Visitable archaeologies

Research output: Contribution to conferencePaper

Abstract

Although archaeological sites presented to the public are generally bound up within the heritage and tourism spheres today, visits to sites reflect the wide variety of roles which archaeological sites play. As well as being incorporated within the myriad option of tourist attractions, archaeological sites are important symbols linked to personal or national heritage and identity, as well as being connected with a sense of place and providing a tangible connection to the past, real or imagined.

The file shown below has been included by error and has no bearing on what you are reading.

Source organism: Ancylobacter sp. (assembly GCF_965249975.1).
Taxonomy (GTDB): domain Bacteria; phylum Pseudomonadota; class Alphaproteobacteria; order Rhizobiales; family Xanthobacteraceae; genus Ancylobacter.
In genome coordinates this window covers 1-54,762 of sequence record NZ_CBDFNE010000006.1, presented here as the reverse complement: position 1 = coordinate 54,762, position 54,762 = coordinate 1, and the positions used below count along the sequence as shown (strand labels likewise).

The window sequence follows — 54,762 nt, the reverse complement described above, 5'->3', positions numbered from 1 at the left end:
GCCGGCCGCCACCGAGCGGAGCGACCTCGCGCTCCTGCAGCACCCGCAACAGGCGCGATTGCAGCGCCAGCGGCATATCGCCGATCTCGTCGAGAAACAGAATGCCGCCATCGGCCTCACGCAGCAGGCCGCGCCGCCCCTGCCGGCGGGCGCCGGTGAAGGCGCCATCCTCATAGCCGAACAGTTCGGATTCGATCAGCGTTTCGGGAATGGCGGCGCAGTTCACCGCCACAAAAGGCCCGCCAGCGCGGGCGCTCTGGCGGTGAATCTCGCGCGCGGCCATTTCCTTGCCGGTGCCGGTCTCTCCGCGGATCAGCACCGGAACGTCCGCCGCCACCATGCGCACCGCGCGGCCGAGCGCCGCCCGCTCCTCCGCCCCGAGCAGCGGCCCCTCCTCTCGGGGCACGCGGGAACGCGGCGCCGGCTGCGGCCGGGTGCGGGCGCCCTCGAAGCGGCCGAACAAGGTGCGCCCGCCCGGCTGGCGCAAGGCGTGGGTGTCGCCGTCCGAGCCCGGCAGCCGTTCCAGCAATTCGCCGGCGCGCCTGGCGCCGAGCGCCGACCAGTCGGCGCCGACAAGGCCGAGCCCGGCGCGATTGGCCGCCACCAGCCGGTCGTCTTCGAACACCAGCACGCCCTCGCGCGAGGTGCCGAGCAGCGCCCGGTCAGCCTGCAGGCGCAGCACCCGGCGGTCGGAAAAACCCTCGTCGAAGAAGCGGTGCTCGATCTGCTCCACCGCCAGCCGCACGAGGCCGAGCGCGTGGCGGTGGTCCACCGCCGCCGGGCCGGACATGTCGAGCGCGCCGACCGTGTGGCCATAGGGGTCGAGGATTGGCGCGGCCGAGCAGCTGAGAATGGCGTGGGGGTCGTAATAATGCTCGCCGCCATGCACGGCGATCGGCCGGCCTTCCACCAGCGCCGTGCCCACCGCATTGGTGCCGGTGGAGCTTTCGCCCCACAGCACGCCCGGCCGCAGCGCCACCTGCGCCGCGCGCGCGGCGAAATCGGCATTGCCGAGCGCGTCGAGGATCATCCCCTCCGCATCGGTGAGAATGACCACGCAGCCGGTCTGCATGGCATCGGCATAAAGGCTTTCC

Based on research into public perceptions of archaeological sites, this paper will look at two case studies of the interpretation of archaeology in Scotland, Urquhart Castle on the banks of Loch Ness, and Yarrows Archaeological Trail, in Caithness. It will reflect on the ways these sites have been presented, before looking in more detail at the ways in which people engage with the sites.
Original languageEnglish
Publication statusPublished - 18 Dec 2010

Fingerprint Dive into the research topics of 'Visitable archaeologies'. Together they form a unique fingerprint.

Cite this